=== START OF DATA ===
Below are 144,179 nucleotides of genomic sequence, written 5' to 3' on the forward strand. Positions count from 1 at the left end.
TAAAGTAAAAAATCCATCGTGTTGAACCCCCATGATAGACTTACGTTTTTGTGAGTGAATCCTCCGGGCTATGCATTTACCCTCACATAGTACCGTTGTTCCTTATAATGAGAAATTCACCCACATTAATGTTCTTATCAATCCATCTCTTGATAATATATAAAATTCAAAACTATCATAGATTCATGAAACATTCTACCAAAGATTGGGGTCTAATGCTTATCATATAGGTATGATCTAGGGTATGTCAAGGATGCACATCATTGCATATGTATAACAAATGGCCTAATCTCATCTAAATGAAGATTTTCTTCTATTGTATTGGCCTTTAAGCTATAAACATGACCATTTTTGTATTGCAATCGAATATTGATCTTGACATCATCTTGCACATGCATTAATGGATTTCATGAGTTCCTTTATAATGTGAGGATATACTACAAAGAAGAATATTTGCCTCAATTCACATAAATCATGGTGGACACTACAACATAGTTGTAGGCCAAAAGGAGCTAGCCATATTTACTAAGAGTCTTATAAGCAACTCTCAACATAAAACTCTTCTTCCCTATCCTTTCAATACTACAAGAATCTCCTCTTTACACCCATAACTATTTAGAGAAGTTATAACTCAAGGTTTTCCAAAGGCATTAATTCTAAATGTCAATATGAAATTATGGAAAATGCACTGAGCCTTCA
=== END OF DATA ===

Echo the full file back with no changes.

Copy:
Below are 144,179 nucleotides of genomic sequence, written 5' to 3' on the forward strand. Positions count from 1 at the left end.
TAAAGTAAAAAATCCATCGTGTTGAACCCCCATGATAGACTTACGTTTTTGTGAGTGAATCCTCCGGGCTATGCATTTACCCTCACATAGTACCGTTGTTCCTTATAATGAGAAATTCACCCACATTAATGTTCTTATCAATCCATCTCTTGATAATATATAAAATTCAAAACTATCATAGATTCATGAAACATTCTACCAAAGATTGGGGTCTAATGCTTATCATATAGGTATGATCTAGGGTATGTCAAGGATGCACATCATTGCATATGTATAACAAATGGCCTAATCTCATCTAAATGAAGATTTTCTTCTATTGTATTGGCCTTTAAGCTATAAACATGACCATTTTTGTATTGCAATCGAATATTGATCTTGACATCATCTTGCACATGCATTAATGGATTTCATGAGTTCCTTTATAATGTGAGGATATACTACAAAGAAGAATATTTGCCTCAATTCACATAAATCATGGTGGACACTACAACATAGTTGTAGGCCAAAAGGAGCTAGCCATATTTACTAAGAGTCTTATAAGCAACTCTCAACATAAAACTCTTCTTCCCTATCCTTTCAATACTACAAGAATCTCCTCTTTACACCCATAACTATTTAGAGAAGTTATAACTCAAGGTTTTCCAAAGGCATTAATTCTAAATGTCAATATGAAATTATGGAAAATGCACTGAGCCTTCA